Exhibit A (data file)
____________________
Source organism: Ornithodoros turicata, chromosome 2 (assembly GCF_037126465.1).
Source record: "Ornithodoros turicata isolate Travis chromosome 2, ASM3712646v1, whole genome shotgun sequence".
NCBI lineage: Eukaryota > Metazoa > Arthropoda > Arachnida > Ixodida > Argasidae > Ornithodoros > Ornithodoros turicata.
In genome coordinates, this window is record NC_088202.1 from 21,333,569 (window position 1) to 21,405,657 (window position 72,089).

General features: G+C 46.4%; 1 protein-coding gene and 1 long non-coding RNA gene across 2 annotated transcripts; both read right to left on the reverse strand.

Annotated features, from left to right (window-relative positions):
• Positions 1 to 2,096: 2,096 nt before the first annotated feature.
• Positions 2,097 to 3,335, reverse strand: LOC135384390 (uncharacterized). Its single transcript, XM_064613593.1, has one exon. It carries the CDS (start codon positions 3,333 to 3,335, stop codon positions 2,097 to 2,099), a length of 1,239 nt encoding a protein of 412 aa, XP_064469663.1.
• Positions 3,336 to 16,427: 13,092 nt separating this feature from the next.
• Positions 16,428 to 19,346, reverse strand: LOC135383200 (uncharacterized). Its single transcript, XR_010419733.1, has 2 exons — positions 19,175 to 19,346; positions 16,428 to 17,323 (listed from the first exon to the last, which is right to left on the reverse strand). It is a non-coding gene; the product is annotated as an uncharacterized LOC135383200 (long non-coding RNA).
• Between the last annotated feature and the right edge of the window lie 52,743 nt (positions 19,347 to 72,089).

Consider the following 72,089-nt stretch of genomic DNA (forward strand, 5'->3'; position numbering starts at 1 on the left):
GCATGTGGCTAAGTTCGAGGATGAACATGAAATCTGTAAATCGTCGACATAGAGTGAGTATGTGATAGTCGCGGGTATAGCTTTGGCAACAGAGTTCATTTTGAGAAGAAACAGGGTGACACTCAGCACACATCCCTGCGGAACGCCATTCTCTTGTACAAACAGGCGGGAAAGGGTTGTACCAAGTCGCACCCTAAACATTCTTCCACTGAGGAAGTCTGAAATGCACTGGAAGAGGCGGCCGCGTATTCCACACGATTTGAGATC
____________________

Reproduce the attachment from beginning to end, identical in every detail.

Source organism: Ornithodoros turicata, chromosome 2 (assembly GCF_037126465.1).
Source record: "Ornithodoros turicata isolate Travis chromosome 2, ASM3712646v1, whole genome shotgun sequence".
NCBI lineage: Eukaryota > Metazoa > Arthropoda > Arachnida > Ixodida > Argasidae > Ornithodoros > Ornithodoros turicata.
In genome coordinates, this window is record NC_088202.1 from 21,333,569 (window position 1) to 21,405,657 (window position 72,089).

General features: G+C 46.4%; 1 protein-coding gene and 1 long non-coding RNA gene across 2 annotated transcripts; both read right to left on the reverse strand.

Annotated features, from left to right (window-relative positions):
• Positions 1 to 2,096: 2,096 nt before the first annotated feature.
• Positions 2,097 to 3,335, reverse strand: LOC135384390 (uncharacterized). Its single transcript, XM_064613593.1, has one exon. It carries the CDS (start codon positions 3,333 to 3,335, stop codon positions 2,097 to 2,099), a length of 1,239 nt encoding a protein of 412 aa, XP_064469663.1.
• Positions 3,336 to 16,427: 13,092 nt separating this feature from the next.
• Positions 16,428 to 19,346, reverse strand: LOC135383200 (uncharacterized). Its single transcript, XR_010419733.1, has 2 exons — positions 19,175 to 19,346; positions 16,428 to 17,323 (listed from the first exon to the last, which is right to left on the reverse strand). It is a non-coding gene; the product is annotated as an uncharacterized LOC135383200 (long non-coding RNA).
• Between the last annotated feature and the right edge of the window lie 52,743 nt (positions 19,347 to 72,089).

Consider the following 72,089-nt stretch of genomic DNA (forward strand, 5'->3'; position numbering starts at 1 on the left):
GCATGTGGCTAAGTTCGAGGATGAACATGAAATCTGTAAATCGTCGACATAGAGTGAGTATGTGATAGTCGCGGGTATAGCTTTGGCAACAGAGTTCATTTTGAGAAGAAACAGGGTGACACTCAGCACACATCCCTGCGGAACGCCATTCTCTTGTACAAACAGGCGGGAAAGGGTTGTACCAAGTCGCACCCTAAACATTCTTCCACTGAGGAAGTCTGAAATGCACTGGAAGAGGCGGCCGCGTATTCCACACGATTTGAGATC